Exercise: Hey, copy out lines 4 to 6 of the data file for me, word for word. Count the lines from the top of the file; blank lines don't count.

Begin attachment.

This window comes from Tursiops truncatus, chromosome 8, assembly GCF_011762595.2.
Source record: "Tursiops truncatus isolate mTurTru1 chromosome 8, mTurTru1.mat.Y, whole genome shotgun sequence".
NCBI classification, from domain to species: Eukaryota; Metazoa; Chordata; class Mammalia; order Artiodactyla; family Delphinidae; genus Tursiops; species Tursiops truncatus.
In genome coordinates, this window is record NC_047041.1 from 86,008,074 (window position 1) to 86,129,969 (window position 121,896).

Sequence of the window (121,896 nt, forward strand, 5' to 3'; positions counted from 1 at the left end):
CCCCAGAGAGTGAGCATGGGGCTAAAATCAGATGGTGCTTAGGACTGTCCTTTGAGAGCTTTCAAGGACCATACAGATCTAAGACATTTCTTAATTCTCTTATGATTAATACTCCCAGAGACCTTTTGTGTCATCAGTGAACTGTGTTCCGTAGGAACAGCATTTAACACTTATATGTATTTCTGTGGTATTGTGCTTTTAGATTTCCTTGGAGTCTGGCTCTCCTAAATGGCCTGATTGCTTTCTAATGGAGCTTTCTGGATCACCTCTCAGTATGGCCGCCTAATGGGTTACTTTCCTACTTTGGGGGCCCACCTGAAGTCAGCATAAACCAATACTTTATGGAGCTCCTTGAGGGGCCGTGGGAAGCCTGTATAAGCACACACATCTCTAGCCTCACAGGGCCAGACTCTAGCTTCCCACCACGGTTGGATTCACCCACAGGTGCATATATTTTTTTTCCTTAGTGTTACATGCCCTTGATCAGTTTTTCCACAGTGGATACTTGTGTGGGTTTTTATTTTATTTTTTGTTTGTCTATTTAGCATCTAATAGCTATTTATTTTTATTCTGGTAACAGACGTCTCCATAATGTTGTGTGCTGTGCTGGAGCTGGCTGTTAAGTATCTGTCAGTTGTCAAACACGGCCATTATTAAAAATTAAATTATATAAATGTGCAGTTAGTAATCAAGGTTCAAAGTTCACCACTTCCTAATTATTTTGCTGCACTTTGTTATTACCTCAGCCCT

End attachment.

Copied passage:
In genome coordinates, this window is record NC_047041.1 from 86,008,074 (window position 1) to 86,129,969 (window position 121,896).

Sequence of the window (121,896 nt, forward strand, 5' to 3'; positions counted from 1 at the left end):
CCCCAGAGAGTGAGCATGGGGCTAAAATCAGATGGTGCTTAGGACTGTCCTTTGAGAGCTTTCAAGGACCATACAGATCTAAGACATTTCTTAATTCTCTTATGATTAATACTCCCAGAGACCTTTTGTGTCATCAGTGAACTGTGTTCCGTAGGAACAGCATTTAACACTTATATGTATTTCTGTGGTATTGTGCTTTTAGATTTCCTTGGAGTCTGGCTCTCCTAAATGGCCTGATTGCTTTCTAATGGAGCTTTCTGGATCACCTCTCAGTATGGCCGCCTAATGGGTTACTTTCCTACTTTGGGGGCCCACCTGAAGTCAGCATAAACCAATACTTTATGGAGCTCCTTGAGGGGCCGTGGGAAGCCTGTATAAGCACACACATCTCTAGCCTCACAGGGCCAGACTCTAGCTTCCCACCACGGTTGGATTCACCCACAGGTGCATATATTTTTTTTCCTTAGTGTTACATGCCCTTGATCAGTTTTTCCACAGTGGATACTTGTGTGGGTTTTTATTTTATTTTTTGTTTGTCTATTTAGCATCTAATAGCTATTTATTTTTATTCTGGTAACAGACGTCTCCATAATGTTGTGTGCTGTGCTGGAGCTGGCTGTTAAGTATCTGTCAGTTGTCAAACACGGCCATTATTAAAAATTAAATTATATAAATGTGCAGTTAGTAATCAAGGTTCAAAGTTCACCACTTCCTAATTATTTTGCTGCACTTTGTTATTACCTCAGCCCT